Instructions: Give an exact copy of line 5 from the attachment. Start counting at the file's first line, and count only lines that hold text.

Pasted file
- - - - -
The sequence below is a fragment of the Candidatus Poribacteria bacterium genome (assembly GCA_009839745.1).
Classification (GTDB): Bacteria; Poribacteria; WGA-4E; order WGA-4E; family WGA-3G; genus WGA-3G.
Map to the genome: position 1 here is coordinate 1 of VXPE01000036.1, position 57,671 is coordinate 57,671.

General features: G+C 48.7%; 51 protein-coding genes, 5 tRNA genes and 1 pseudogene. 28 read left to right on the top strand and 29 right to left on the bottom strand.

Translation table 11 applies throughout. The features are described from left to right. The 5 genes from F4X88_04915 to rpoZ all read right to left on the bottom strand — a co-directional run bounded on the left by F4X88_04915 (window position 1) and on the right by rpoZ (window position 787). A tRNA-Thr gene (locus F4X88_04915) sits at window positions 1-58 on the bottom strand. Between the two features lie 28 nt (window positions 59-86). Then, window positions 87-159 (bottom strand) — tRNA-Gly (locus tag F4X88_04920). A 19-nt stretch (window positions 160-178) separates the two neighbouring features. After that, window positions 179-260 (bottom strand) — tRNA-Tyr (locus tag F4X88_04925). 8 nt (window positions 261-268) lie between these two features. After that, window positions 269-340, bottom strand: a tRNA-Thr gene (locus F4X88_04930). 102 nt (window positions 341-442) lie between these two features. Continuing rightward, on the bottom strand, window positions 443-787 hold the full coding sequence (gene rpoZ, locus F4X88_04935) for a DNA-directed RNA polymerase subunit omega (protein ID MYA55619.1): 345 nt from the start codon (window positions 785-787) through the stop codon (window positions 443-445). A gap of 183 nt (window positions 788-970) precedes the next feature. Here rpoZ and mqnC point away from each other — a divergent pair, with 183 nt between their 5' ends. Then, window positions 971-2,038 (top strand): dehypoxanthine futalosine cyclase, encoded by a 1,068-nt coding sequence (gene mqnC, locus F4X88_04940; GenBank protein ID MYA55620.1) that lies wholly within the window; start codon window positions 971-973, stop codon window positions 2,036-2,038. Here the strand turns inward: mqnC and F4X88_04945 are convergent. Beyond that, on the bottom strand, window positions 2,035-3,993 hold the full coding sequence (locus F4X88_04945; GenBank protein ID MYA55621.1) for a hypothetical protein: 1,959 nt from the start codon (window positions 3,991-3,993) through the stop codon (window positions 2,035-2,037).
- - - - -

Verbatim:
Translation table 11 applies throughout. The features are described from left to right. The 5 genes from F4X88_04915 to rpoZ all read right to left on the bottom strand — a co-directional run bounded on the left by F4X88_04915 (window position 1) and on the right by rpoZ (window position 787). A tRNA-Thr gene (locus F4X88_04915) sits at window positions 1-58 on the bottom strand. Between the two features lie 28 nt (window positions 59-86). Then, window positions 87-159 (bottom strand) — tRNA-Gly (locus tag F4X88_04920). A 19-nt stretch (window positions 160-178) separates the two neighbouring features. After that, window positions 179-260 (bottom strand) — tRNA-Tyr (locus tag F4X88_04925). 8 nt (window positions 261-268) lie between these two features. After that, window positions 269-340, bottom strand: a tRNA-Thr gene (locus F4X88_04930). 102 nt (window positions 341-442) lie between these two features. Continuing rightward, on the bottom strand, window positions 443-787 hold the full coding sequence (gene rpoZ, locus F4X88_04935) for a DNA-directed RNA polymerase subunit omega (protein ID MYA55619.1): 345 nt from the start codon (window positions 785-787) through the stop codon (window positions 443-445). A gap of 183 nt (window positions 788-970) precedes the next feature. Here rpoZ and mqnC point away from each other — a divergent pair, with 183 nt between their 5' ends. Then, window positions 971-2,038 (top strand): dehypoxanthine futalosine cyclase, encoded by a 1,068-nt coding sequence (gene mqnC, locus F4X88_04940; GenBank protein ID MYA55620.1) that lies wholly within the window; start codon window positions 971-973, stop codon window positions 2,036-2,038. Here the strand turns inward: mqnC and F4X88_04945 are convergent. Beyond that, on the bottom strand, window positions 2,035-3,993 hold the full coding sequence (locus F4X88_04945; GenBank protein ID MYA55621.1) for a hypothetical protein: 1,959 nt from the start codon (window positions 3,991-3,993) through the stop codon (window positions 2,035-2,037).